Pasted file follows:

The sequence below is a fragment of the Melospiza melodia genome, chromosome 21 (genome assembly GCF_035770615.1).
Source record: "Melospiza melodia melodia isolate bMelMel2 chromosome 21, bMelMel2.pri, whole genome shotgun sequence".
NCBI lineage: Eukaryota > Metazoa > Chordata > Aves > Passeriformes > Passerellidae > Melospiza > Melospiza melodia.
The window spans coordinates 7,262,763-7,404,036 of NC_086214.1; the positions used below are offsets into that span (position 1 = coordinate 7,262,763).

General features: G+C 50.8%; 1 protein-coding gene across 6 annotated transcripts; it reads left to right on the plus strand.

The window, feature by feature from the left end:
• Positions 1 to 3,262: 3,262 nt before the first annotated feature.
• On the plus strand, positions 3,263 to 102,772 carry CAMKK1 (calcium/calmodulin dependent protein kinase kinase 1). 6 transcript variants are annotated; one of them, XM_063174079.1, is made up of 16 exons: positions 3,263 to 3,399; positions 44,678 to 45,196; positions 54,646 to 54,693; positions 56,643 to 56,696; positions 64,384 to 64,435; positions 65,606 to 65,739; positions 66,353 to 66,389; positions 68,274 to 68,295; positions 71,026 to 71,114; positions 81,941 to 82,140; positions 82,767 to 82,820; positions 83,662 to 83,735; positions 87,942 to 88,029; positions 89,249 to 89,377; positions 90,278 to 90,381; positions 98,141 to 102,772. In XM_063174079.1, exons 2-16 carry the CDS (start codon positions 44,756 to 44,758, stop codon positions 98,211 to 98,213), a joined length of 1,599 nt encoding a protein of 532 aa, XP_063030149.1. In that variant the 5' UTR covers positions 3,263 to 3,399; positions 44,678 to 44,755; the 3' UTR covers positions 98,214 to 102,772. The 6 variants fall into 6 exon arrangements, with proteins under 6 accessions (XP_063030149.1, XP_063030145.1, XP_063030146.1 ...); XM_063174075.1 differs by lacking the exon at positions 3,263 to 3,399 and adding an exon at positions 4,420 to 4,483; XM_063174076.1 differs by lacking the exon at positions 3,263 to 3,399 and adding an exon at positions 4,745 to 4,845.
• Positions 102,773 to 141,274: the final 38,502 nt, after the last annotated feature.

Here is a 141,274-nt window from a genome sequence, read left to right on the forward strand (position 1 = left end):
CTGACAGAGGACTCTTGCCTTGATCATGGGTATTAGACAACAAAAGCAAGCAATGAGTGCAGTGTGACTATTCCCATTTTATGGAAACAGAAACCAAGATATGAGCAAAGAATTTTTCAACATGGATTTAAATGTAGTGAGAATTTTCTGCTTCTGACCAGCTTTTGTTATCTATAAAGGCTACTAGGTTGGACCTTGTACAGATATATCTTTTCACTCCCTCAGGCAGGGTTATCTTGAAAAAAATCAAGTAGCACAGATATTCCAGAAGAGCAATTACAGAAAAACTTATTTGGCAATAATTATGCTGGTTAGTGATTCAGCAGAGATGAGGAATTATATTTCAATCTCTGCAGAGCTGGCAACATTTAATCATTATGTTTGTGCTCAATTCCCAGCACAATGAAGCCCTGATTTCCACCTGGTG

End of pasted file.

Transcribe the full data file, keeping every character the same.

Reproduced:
The sequence below is a fragment of the Melospiza melodia genome, chromosome 21 (genome assembly GCF_035770615.1).
Source record: "Melospiza melodia melodia isolate bMelMel2 chromosome 21, bMelMel2.pri, whole genome shotgun sequence".
NCBI lineage: Eukaryota > Metazoa > Chordata > Aves > Passeriformes > Passerellidae > Melospiza > Melospiza melodia.
The window spans coordinates 7,262,763-7,404,036 of NC_086214.1; the positions used below are offsets into that span (position 1 = coordinate 7,262,763).

General features: G+C 50.8%; 1 protein-coding gene across 6 annotated transcripts; it reads left to right on the plus strand.

The window, feature by feature from the left end:
• Positions 1 to 3,262: 3,262 nt before the first annotated feature.
• On the plus strand, positions 3,263 to 102,772 carry CAMKK1 (calcium/calmodulin dependent protein kinase kinase 1). 6 transcript variants are annotated; one of them, XM_063174079.1, is made up of 16 exons: positions 3,263 to 3,399; positions 44,678 to 45,196; positions 54,646 to 54,693; positions 56,643 to 56,696; positions 64,384 to 64,435; positions 65,606 to 65,739; positions 66,353 to 66,389; positions 68,274 to 68,295; positions 71,026 to 71,114; positions 81,941 to 82,140; positions 82,767 to 82,820; positions 83,662 to 83,735; positions 87,942 to 88,029; positions 89,249 to 89,377; positions 90,278 to 90,381; positions 98,141 to 102,772. In XM_063174079.1, exons 2-16 carry the CDS (start codon positions 44,756 to 44,758, stop codon positions 98,211 to 98,213), a joined length of 1,599 nt encoding a protein of 532 aa, XP_063030149.1. In that variant the 5' UTR covers positions 3,263 to 3,399; positions 44,678 to 44,755; the 3' UTR covers positions 98,214 to 102,772. The 6 variants fall into 6 exon arrangements, with proteins under 6 accessions (XP_063030149.1, XP_063030145.1, XP_063030146.1 ...); XM_063174075.1 differs by lacking the exon at positions 3,263 to 3,399 and adding an exon at positions 4,420 to 4,483; XM_063174076.1 differs by lacking the exon at positions 3,263 to 3,399 and adding an exon at positions 4,745 to 4,845.
• Positions 102,773 to 141,274: the final 38,502 nt, after the last annotated feature.

Here is a 141,274-nt window from a genome sequence, read left to right on the forward strand (position 1 = left end):
CTGACAGAGGACTCTTGCCTTGATCATGGGTATTAGACAACAAAAGCAAGCAATGAGTGCAGTGTGACTATTCCCATTTTATGGAAACAGAAACCAAGATATGAGCAAAGAATTTTTCAACATGGATTTAAATGTAGTGAGAATTTTCTGCTTCTGACCAGCTTTTGTTATCTATAAAGGCTACTAGGTTGGACCTTGTACAGATATATCTTTTCACTCCCTCAGGCAGGGTTATCTTGAAAAAAATCAAGTAGCACAGATATTCCAGAAGAGCAATTACAGAAAAACTTATTTGGCAATAATTATGCTGGTTAGTGATTCAGCAGAGATGAGGAATTATATTTCAATCTCTGCAGAGCTGGCAACATTTAATCATTATGTTTGTGCTCAATTCCCAGCACAATGAAGCCCTGATTTCCACCTGGTG